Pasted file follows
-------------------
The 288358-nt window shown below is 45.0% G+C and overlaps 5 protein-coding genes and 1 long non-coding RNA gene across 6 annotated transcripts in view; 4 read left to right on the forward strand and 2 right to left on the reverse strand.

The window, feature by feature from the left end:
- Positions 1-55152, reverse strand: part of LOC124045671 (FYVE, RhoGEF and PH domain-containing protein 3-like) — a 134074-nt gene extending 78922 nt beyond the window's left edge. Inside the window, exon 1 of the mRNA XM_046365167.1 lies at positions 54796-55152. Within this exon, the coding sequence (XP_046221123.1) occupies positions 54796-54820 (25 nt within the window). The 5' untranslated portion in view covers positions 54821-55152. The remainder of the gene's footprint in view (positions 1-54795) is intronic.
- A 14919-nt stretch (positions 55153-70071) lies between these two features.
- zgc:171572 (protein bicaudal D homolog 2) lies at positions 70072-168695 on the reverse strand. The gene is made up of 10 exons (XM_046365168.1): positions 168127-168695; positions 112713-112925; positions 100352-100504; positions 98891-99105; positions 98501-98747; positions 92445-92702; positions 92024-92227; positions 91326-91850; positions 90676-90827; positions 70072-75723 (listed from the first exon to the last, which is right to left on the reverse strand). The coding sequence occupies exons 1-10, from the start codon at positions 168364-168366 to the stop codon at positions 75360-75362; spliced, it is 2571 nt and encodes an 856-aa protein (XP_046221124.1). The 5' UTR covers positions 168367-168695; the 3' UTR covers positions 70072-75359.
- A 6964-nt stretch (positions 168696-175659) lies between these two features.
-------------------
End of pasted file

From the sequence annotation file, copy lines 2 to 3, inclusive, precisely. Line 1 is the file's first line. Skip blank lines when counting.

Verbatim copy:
The window, feature by feature from the left end:
- Positions 1-55152, reverse strand: part of LOC124045671 (FYVE, RhoGEF and PH domain-containing protein 3-like) — a 134074-nt gene extending 78922 nt beyond the window's left edge. Inside the window, exon 1 of the mRNA XM_046365167.1 lies at positions 54796-55152. Within this exon, the coding sequence (XP_046221123.1) occupies positions 54796-54820 (25 nt within the window). The 5' untranslated portion in view covers positions 54821-55152. The remainder of the gene's footprint in view (positions 1-54795) is intronic.